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The 7 Reasons for Prospect Reluctance

by Bill Cates

Let’s start with a physics lesson. Okay?

To paraphrase Newton’s First Law of Motion:
A body in motion tends to remain in motion. A body at rest tends to remain at rest.

Unless what? Unless acted upon by an outside force.

This law of motion is often referred to as The Law of Inertia. One of the biggest challenges you face in your efforts to acquire more ideal clients is inertia.

Some prospects are stuck doing nothing. They appear to have their head in the sand. Other prospects are taking action but don’t feel compelled to stop and take a look from time to time to make certain they are on the right road headed in the right direction.

7 Sources of Prospect Inertia

There are probably more, but I’ve identified seven reasons prospects resist taking your call or meeting with you. As you can see, these reasons are probably an intertwined ball of reluctance in the mind of many prospects.

  1. Fear / Guilt
    Fear of what, you ask? Fear they haven’t been saving enough and it’s too late to do anything about it. Or maybe fear of taking any sort of risk with their money. Or maybe fear they did the wrong thing and can’t recover (this happened to a close friend of mine.) Another place where fear/guilt can rear its ugly head is if the prospect is already working with an advisor and doesn’t know how to fire them. Here’s a recent blog post where I addressed this issue:

  2. Embarrassment
    Some prospects feel embarrassed they haven’t made more progress. They are smart and even successful by many measures but judge themselves harshly for their lack of progress.

  3. Ignorance
    They may be totally ignorant and unaware of what it takes to create financial security. Or they may be falling for some of the generic financial advice found on TV, radio, podcasts, and social media. They are taking action that they believe to be right for them, though they could be headed for disaster or at least missing opportunities.

  4. Confusion
    A confused mind will rarely take action. From a neuroscience standpoint, the brain won’t typically explore opportunities until it feels safe. Confusion does not feel safe.

  5. Lazy
    I admit that what might appear as laziness to us may actually be one or more of these other reasons causing inaction. On the other hand, some people are genuinely lethargic and apathetic. (A shame.)

  6. Arrogance
    I’m sure you’ve met a few of these folks over the years. Yes? My former dentist was like this. He truly thought he was smarter than any advisor, planner, wealth manager, money manager, or insurance professional. (Luckily, he was a darned good dentist.)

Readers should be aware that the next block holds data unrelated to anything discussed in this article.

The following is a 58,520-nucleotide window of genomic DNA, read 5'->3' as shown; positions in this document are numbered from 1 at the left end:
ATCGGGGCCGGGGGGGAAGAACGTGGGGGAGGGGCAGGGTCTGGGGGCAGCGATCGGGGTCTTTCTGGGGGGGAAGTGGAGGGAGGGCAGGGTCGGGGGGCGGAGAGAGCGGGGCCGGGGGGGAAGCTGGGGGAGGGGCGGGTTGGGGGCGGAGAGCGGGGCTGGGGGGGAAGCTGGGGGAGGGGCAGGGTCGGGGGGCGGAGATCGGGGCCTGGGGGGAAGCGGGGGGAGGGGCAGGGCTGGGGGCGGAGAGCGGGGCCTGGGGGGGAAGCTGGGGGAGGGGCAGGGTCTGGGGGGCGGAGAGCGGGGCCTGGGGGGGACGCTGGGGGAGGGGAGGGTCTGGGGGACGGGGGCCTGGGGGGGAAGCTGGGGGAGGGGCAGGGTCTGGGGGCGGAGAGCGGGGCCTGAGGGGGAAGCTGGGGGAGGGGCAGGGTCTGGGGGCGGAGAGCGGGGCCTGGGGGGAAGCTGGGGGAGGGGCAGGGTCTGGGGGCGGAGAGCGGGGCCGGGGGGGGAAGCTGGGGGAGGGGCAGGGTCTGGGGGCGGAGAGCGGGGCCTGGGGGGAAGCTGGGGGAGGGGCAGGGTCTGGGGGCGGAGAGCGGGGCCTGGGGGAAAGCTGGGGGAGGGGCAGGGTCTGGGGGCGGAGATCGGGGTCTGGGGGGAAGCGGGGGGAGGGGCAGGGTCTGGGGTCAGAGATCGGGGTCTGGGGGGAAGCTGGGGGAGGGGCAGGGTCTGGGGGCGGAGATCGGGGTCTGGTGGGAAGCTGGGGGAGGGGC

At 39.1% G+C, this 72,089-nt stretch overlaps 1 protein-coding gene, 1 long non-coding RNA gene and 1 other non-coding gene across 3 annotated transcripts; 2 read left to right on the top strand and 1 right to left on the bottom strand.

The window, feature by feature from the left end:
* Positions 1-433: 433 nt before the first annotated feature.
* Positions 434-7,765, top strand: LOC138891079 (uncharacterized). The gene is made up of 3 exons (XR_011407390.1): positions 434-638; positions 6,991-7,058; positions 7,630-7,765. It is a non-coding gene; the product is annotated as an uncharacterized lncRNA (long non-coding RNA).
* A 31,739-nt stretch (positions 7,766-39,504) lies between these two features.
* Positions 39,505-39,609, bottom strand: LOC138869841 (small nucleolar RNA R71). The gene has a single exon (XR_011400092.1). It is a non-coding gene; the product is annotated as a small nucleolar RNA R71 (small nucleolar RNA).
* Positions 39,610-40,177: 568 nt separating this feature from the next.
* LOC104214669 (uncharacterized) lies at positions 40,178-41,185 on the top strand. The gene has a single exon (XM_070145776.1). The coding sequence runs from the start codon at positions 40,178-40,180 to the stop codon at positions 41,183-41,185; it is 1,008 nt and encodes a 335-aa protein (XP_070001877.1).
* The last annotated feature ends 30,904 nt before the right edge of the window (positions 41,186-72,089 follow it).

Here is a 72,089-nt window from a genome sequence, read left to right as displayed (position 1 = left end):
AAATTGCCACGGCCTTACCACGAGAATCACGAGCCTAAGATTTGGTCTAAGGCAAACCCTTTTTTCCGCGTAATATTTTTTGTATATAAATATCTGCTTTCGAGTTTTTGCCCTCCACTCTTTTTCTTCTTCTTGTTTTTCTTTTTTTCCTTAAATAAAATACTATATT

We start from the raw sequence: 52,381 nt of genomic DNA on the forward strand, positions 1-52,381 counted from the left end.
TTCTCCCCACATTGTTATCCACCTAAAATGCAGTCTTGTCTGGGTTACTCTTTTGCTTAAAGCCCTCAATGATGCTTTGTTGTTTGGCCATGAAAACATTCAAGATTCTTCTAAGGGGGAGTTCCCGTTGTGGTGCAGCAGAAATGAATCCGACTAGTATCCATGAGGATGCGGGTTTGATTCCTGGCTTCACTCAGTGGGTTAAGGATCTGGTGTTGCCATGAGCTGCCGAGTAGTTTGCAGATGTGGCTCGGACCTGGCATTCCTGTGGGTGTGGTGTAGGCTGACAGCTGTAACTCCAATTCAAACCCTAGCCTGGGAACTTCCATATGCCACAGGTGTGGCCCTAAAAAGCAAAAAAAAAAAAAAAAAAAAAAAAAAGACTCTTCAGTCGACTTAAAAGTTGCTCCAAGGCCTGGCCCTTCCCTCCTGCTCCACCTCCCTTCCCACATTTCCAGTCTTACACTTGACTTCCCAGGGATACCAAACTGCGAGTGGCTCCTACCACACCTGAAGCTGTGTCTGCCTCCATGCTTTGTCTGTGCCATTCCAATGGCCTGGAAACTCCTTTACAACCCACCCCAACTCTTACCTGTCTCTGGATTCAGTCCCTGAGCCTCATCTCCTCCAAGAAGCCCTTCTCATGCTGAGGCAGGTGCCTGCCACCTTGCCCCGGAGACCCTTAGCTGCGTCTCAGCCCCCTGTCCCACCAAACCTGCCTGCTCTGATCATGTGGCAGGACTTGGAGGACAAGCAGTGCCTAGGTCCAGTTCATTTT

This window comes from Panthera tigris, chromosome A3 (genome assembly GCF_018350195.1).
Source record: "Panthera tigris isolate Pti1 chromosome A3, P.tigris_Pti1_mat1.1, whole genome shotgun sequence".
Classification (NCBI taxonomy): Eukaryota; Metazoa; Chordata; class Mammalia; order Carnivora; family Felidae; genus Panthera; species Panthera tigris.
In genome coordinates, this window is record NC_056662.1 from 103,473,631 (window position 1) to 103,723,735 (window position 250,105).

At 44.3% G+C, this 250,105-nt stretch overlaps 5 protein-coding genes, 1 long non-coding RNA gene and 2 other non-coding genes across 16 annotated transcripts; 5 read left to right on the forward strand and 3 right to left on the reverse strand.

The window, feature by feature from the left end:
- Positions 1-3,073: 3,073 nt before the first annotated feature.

7. No One to Trust (Yet)
    Some people don’t move forward with professional advice because they haven’t yet met or are reluctant to trust anyone with something as important as their money. I put “yet” in the header because they haven’t met you (yet) through a referral or introduction. Referrals work because of borrowed trust. We borrow the trust they have with their introducer long enough to earn our own trust.

    While the numbers vary from study to study, I have yet to come across a study that doesn’t show that being introduced to an advisor through a trusted source is the most effective way to acquire clients.  

YOU Are the “Outside Force”

Please know that I use the word “force” metaphorically. There should be nothing forceful about how you help rescue someone from their inertia.

Here are two concepts for you to consider that I hope you find helpful:

  1. Financial Leadership
    This is a mindset that turns into actions. I believe you can become well paid in this profession because you exercise the courage to question prospects and client assumptions.

    My definition of Financial Leadership is: Guiding people to make important financial decisions that are in their best interest and that they wouldn’t make without you.

    In addition to courage, taking a financial leadership role in someone’s life also takes knowledge. You must continue to stay on the leading edge of tools and concepts that can help your clients reach their goals.

  2. The Cost of Staying the Course
    Probably the simplest way to break the hold of inertia (though not always easy) is to help someone see the cost of staying the course – often that means the cost of delaying or doing nothing.

    Yes, making a change or moving forward with a plan or specific product usually has a financial cost. This is particularly true with insurance products. If you can show your prospect the cost of staying the course or doing nothing is painful enough – to themselves, their family, and/or their business – most prospects will bust through their inertia and take action. Finally!

Action Step?

As a result of reading this, what are you going to do to help your prospects and clients understand and then break through their inertia? I’d love to hear your comments.

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